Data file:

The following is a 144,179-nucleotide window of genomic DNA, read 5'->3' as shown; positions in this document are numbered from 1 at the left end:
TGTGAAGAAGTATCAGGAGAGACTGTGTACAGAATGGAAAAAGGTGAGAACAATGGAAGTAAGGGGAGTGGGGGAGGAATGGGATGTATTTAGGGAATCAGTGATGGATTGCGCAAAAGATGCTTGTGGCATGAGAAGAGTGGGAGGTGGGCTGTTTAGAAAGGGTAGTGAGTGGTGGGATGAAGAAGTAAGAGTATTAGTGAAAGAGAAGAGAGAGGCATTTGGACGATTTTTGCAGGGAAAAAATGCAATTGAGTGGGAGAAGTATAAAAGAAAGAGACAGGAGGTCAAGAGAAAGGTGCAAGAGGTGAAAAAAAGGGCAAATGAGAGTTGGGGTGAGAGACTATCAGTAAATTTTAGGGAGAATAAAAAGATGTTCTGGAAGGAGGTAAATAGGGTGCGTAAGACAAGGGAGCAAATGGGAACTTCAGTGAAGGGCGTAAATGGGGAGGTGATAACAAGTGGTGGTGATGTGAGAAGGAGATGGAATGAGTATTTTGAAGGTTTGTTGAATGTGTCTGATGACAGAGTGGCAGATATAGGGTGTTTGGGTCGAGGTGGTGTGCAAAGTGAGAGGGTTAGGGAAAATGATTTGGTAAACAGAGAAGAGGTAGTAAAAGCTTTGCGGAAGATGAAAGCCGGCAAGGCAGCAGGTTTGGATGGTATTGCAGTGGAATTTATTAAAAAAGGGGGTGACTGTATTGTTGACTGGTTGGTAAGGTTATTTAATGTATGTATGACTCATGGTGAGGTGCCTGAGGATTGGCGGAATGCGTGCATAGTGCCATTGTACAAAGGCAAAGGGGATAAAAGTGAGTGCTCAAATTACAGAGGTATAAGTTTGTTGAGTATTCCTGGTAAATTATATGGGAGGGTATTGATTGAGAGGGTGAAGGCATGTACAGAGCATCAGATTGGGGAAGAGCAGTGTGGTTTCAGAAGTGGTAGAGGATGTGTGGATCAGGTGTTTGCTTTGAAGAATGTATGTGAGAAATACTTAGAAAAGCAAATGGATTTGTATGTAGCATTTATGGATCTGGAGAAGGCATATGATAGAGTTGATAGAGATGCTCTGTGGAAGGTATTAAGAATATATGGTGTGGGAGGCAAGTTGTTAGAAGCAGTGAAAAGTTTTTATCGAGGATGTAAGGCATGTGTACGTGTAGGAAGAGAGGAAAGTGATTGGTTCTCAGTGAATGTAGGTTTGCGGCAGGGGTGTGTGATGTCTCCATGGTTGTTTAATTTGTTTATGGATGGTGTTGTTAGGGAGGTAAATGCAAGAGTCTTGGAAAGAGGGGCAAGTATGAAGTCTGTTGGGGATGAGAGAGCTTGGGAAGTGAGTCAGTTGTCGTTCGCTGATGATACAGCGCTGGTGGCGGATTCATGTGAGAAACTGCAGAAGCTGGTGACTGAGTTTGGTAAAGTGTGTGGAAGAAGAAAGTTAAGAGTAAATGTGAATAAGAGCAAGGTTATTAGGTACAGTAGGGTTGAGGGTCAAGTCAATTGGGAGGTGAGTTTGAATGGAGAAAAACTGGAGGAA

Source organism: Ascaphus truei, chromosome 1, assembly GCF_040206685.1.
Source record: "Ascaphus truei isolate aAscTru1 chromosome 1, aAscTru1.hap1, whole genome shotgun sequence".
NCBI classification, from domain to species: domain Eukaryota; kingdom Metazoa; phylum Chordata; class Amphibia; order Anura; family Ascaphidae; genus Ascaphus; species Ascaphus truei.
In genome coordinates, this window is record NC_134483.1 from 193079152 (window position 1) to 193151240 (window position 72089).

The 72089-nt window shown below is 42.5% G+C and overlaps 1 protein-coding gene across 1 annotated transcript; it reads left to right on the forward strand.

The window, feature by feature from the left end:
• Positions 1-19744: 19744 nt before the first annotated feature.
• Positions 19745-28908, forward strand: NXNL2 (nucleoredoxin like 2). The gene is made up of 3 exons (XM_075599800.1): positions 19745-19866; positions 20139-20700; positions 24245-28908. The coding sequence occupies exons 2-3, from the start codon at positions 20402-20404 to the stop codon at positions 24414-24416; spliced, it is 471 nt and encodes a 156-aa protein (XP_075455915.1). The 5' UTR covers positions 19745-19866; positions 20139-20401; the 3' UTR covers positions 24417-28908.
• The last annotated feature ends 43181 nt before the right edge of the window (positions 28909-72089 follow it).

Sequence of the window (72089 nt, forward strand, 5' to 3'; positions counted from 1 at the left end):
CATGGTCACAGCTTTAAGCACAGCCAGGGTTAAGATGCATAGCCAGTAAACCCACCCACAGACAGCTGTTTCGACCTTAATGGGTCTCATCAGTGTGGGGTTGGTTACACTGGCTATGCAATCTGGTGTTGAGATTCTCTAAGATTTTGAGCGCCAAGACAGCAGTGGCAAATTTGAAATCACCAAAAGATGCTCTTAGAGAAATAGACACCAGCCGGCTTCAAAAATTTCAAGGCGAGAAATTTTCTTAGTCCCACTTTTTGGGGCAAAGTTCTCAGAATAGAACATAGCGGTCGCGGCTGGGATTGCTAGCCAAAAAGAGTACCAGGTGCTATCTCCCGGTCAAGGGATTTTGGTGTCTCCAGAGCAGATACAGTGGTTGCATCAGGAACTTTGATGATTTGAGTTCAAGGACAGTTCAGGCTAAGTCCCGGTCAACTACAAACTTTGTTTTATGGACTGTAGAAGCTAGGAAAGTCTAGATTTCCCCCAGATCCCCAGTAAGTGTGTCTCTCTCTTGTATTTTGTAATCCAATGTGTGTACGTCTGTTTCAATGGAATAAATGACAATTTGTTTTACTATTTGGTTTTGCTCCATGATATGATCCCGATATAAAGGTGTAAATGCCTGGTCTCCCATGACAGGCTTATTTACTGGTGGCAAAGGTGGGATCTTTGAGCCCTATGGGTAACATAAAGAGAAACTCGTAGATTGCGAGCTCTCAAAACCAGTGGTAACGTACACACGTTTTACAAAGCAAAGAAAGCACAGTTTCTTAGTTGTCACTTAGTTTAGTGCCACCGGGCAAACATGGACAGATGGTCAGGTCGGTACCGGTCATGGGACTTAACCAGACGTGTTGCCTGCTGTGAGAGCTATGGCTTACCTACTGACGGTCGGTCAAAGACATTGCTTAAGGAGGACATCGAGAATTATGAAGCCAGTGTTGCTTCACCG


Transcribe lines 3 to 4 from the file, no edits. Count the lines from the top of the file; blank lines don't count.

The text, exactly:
Source organism: Ascaphus truei, chromosome 1, assembly GCF_040206685.1.
Source record: "Ascaphus truei isolate aAscTru1 chromosome 1, aAscTru1.hap1, whole genome shotgun sequence".